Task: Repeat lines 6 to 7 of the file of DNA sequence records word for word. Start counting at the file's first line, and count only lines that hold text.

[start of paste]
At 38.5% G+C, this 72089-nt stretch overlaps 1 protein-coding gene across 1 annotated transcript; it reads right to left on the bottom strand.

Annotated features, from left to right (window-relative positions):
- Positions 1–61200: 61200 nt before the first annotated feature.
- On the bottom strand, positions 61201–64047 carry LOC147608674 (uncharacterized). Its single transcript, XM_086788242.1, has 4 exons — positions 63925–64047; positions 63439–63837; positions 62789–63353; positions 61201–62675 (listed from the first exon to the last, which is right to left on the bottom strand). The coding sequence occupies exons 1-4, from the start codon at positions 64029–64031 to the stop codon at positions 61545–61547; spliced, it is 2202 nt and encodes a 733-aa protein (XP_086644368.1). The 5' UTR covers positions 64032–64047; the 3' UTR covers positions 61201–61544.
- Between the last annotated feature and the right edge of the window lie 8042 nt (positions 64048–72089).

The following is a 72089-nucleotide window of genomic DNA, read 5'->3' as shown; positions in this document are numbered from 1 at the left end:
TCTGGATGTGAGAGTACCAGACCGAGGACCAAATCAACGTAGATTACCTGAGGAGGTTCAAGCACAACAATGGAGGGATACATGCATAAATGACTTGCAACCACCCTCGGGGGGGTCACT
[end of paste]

The following is a 72089-nucleotide window of genomic DNA, read 5'->3' as shown; positions in this document are numbered from 1 at the left end:
TCTGGATGTGAGAGTACCAGACCGAGGACCAAATCAACGTAGATTACCTGAGGAGGTTCAAGCACAACAATGGAGGGATACATGCATAAATGACTTGCAACCACCCTCGGGGGGGTCACT